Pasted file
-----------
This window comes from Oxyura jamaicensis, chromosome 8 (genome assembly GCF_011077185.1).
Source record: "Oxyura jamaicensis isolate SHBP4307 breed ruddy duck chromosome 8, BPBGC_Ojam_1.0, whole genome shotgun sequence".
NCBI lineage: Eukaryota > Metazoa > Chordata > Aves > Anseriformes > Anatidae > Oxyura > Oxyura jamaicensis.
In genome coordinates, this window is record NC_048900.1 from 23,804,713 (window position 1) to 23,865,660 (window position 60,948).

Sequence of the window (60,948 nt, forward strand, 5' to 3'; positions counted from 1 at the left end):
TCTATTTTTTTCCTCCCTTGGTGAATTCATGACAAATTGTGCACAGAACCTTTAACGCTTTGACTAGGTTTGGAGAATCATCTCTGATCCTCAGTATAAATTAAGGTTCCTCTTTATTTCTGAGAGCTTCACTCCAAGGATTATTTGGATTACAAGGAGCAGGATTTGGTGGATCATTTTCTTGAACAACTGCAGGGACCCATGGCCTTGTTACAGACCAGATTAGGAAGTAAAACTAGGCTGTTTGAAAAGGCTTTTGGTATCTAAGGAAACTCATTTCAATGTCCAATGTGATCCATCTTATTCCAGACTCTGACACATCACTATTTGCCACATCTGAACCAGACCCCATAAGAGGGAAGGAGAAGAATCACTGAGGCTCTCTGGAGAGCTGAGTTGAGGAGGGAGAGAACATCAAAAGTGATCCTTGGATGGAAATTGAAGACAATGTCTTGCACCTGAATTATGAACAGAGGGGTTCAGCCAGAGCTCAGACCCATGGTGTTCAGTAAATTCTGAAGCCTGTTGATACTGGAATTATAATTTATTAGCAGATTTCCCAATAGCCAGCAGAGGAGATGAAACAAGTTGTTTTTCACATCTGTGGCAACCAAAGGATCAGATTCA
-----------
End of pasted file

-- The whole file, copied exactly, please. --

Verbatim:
This window comes from Oxyura jamaicensis, chromosome 8 (genome assembly GCF_011077185.1).
Source record: "Oxyura jamaicensis isolate SHBP4307 breed ruddy duck chromosome 8, BPBGC_Ojam_1.0, whole genome shotgun sequence".
NCBI lineage: Eukaryota > Metazoa > Chordata > Aves > Anseriformes > Anatidae > Oxyura > Oxyura jamaicensis.
In genome coordinates, this window is record NC_048900.1 from 23,804,713 (window position 1) to 23,865,660 (window position 60,948).

Sequence of the window (60,948 nt, forward strand, 5' to 3'; positions counted from 1 at the left end):
TCTATTTTTTTCCTCCCTTGGTGAATTCATGACAAATTGTGCACAGAACCTTTAACGCTTTGACTAGGTTTGGAGAATCATCTCTGATCCTCAGTATAAATTAAGGTTCCTCTTTATTTCTGAGAGCTTCACTCCAAGGATTATTTGGATTACAAGGAGCAGGATTTGGTGGATCATTTTCTTGAACAACTGCAGGGACCCATGGCCTTGTTACAGACCAGATTAGGAAGTAAAACTAGGCTGTTTGAAAAGGCTTTTGGTATCTAAGGAAACTCATTTCAATGTCCAATGTGATCCATCTTATTCCAGACTCTGACACATCACTATTTGCCACATCTGAACCAGACCCCATAAGAGGGAAGGAGAAGAATCACTGAGGCTCTCTGGAGAGCTGAGTTGAGGAGGGAGAGAACATCAAAAGTGATCCTTGGATGGAAATTGAAGACAATGTCTTGCACCTGAATTATGAACAGAGGGGTTCAGCCAGAGCTCAGACCCATGGTGTTCAGTAAATTCTGAAGCCTGTTGATACTGGAATTATAATTTATTAGCAGATTTCCCAATAGCCAGCAGAGGAGATGAAACAAGTTGTTTTTCACATCTGTGGCAACCAAAGGATCAGATTCA